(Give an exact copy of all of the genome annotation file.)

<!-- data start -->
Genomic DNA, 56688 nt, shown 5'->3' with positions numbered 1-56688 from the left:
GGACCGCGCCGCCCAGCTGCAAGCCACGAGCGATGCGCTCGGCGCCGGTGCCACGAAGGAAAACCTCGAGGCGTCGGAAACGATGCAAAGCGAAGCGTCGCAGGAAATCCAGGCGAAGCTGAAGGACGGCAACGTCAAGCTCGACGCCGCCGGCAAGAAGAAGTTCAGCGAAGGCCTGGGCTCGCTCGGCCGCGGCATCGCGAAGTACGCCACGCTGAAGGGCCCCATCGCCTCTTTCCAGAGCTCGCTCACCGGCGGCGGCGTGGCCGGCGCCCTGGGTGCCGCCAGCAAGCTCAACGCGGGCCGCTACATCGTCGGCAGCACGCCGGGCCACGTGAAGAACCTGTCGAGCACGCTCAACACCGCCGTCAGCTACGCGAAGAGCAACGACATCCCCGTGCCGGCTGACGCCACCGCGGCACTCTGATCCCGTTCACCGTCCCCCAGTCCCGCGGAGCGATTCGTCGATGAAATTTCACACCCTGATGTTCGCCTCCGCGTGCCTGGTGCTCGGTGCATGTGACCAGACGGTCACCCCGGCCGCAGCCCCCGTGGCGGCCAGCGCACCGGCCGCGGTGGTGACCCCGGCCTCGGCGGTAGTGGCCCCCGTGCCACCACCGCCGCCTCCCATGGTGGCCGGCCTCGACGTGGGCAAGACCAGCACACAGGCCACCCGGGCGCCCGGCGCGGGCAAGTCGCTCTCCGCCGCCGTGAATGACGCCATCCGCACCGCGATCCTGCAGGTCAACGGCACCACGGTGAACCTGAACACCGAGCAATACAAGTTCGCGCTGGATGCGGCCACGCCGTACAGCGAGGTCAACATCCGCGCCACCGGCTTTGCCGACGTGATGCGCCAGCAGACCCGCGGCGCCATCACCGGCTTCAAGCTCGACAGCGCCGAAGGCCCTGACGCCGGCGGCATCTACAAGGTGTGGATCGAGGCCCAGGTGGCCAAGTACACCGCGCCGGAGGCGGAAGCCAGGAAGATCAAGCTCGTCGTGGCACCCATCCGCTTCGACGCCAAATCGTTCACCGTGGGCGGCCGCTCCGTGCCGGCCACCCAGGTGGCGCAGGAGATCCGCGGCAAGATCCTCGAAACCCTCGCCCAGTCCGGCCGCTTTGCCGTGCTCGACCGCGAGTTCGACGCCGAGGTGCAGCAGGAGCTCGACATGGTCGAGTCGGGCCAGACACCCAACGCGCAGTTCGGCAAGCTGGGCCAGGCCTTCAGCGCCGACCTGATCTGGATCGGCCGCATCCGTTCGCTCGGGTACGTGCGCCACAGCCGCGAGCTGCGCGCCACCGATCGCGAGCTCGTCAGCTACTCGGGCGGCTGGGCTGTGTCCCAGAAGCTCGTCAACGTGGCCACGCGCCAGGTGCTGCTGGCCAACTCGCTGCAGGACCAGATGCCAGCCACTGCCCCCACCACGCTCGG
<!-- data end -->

Genomic DNA, 56688 nt, shown 5'->3' with positions numbered 1-56688 from the left:
GGACCGCGCCGCCCAGCTGCAAGCCACGAGCGATGCGCTCGGCGCCGGTGCCACGAAGGAAAACCTCGAGGCGTCGGAAACGATGCAAAGCGAAGCGTCGCAGGAAATCCAGGCGAAGCTGAAGGACGGCAACGTCAAGCTCGACGCCGCCGGCAAGAAGAAGTTCAGCGAAGGCCTGGGCTCGCTCGGCCGCGGCATCGCGAAGTACGCCACGCTGAAGGGCCCCATCGCCTCTTTCCAGAGCTCGCTCACCGGCGGCGGCGTGGCCGGCGCCCTGGGTGCCGCCAGCAAGCTCAACGCGGGCCGCTACATCGTCGGCAGCACGCCGGGCCACGTGAAGAACCTGTCGAGCACGCTCAACACCGCCGTCAGCTACGCGAAGAGCAACGACATCCCCGTGCCGGCTGACGCCACCGCGGCACTCTGATCCCGTTCACCGTCCCCCAGTCCCGCGGAGCGATTCGTCGATGAAATTTCACACCCTGATGTTCGCCTCCGCGTGCCTGGTGCTCGGTGCATGTGACCAGACGGTCACCCCGGCCGCAGCCCCCGTGGCGGCCAGCGCACCGGCCGCGGTGGTGACCCCGGCCTCGGCGGTAGTGGCCCCCGTGCCACCACCGCCGCCTCCCATGGTGGCCGGCCTCGACGTGGGCAAGACCAGCACACAGGCCACCCGGGCGCCCGGCGCGGGCAAGTCGCTCTCCGCCGCCGTGAATGACGCCATCCGCACCGCGATCCTGCAGGTCAACGGCACCACGGTGAACCTGAACACCGAGCAATACAAGTTCGCGCTGGATGCGGCCACGCCGTACAGCGAGGTCAACATCCGCGCCACCGGCTTTGCCGACGTGATGCGCCAGCAGACCCGCGGCGCCATCACCGGCTTCAAGCTCGACAGCGCCGAAGGCCCTGACGCCGGCGGCATCTACAAGGTGTGGATCGAGGCCCAGGTGGCCAAGTACACCGCGCCGGAGGCGGAAGCCAGGAAGATCAAGCTCGTCGTGGCACCCATCCGCTTCGACGCCAAATCGTTCACCGTGGGCGGCCGCTCCGTGCCGGCCACCCAGGTGGCGCAGGAGATCCGCGGCAAGATCCTCGAAACCCTCGCCCAGTCCGGCCGCTTTGCCGTGCTCGACCGCGAGTTCGACGCCGAGGTGCAGCAGGAGCTCGACATGGTCGAGTCGGGCCAGACACCCAACGCGCAGTTCGGCAAGCTGGGCCAGGCCTTCAGCGCCGACCTGATCTGGATCGGCCGCATCCGTTCGCTCGGGTACGTGCGCCACAGCCGCGAGCTGCGCGCCACCGATCGCGAGCTCGTCAGCTACTCGGGCGGCTGGGCTGTGTCCCAGAAGCTCGTCAACGTGGCCACGCGCCAGGTGCTGCTGGCCAACTCGCTGCAGGACCAGATGCCAGCCACTGCCCCCACCACGCTCGG